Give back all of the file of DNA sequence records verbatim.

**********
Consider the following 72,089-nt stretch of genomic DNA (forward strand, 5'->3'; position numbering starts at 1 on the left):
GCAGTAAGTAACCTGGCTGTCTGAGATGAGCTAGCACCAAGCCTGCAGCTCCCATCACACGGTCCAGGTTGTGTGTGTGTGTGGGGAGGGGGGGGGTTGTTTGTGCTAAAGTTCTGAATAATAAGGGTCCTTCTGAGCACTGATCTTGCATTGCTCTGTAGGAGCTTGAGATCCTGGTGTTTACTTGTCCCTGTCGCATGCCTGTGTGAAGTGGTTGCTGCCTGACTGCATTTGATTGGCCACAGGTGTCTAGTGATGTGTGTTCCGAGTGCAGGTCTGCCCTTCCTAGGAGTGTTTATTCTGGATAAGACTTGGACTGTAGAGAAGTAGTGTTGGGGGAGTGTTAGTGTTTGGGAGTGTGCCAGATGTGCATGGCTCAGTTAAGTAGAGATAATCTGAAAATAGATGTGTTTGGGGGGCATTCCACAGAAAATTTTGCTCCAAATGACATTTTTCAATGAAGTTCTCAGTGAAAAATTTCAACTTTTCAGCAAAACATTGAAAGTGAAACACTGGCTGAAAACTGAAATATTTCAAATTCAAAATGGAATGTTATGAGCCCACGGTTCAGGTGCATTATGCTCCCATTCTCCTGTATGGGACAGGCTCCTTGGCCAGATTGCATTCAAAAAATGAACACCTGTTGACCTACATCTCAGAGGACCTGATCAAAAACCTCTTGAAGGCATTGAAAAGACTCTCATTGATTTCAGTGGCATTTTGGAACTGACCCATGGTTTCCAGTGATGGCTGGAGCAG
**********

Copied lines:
Consider the following 72,089-nt stretch of genomic DNA (forward strand, 5'->3'; position numbering starts at 1 on the left):
GCAGTAAGTAACCTGGCTGTCTGAGATGAGCTAGCACCAAGCCTGCAGCTCCCATCACACGGTCCAGGTTGTGTGTGTGTGTGGGGAGGGGGGGGGTTGTTTGTGCTAAAGTTCTGAATAATAAGGGTCCTTCTGAGCACTGATCTTGCATTGCTCTGTAGGAGCTTGAGATCCTGGTGTTTACTTGTCCCTGTCGCATGCCTGTGTGAAGTGGTTGCTGCCTGACTGCATTTGATTGGCCACAGGTGTCTAGTGATGTGTGTTCCGAGTGCAGGTCTGCCCTTCCTAGGAGTGTTTATTCTGGATAAGACTTGGACTGTAGAGAAGTAGTGTTGGGGGAGTGTTAGTGTTTGGGAGTGTGCCAGATGTGCATGGCTCAGTTAAGTAGAGATAATCTGAAAATAGATGTGTTTGGGGGGCATTCCACAGAAAATTTTGCTCCAAATGACATTTTTCAATGAAGTTCTCAGTGAAAAATTTCAACTTTTCAGCAAAACATTGAAAGTGAAACACTGGCTGAAAACTGAAATATTTCAAATTCAAAATGGAATGTTATGAGCCCACGGTTCAGGTGCATTATGCTCCCATTCTCCTGTATGGGACAGGCTCCTTGGCCAGATTGCATTCAAAAAATGAACACCTGTTGACCTACATCTCAGAGGACCTGATCAAAAACCTCTTGAAGGCATTGAAAAGACTCTCATTGATTTCAGTGGCATTTTGGAACTGACCCATGGTTTCCAGTGATGGCTGGAGCAG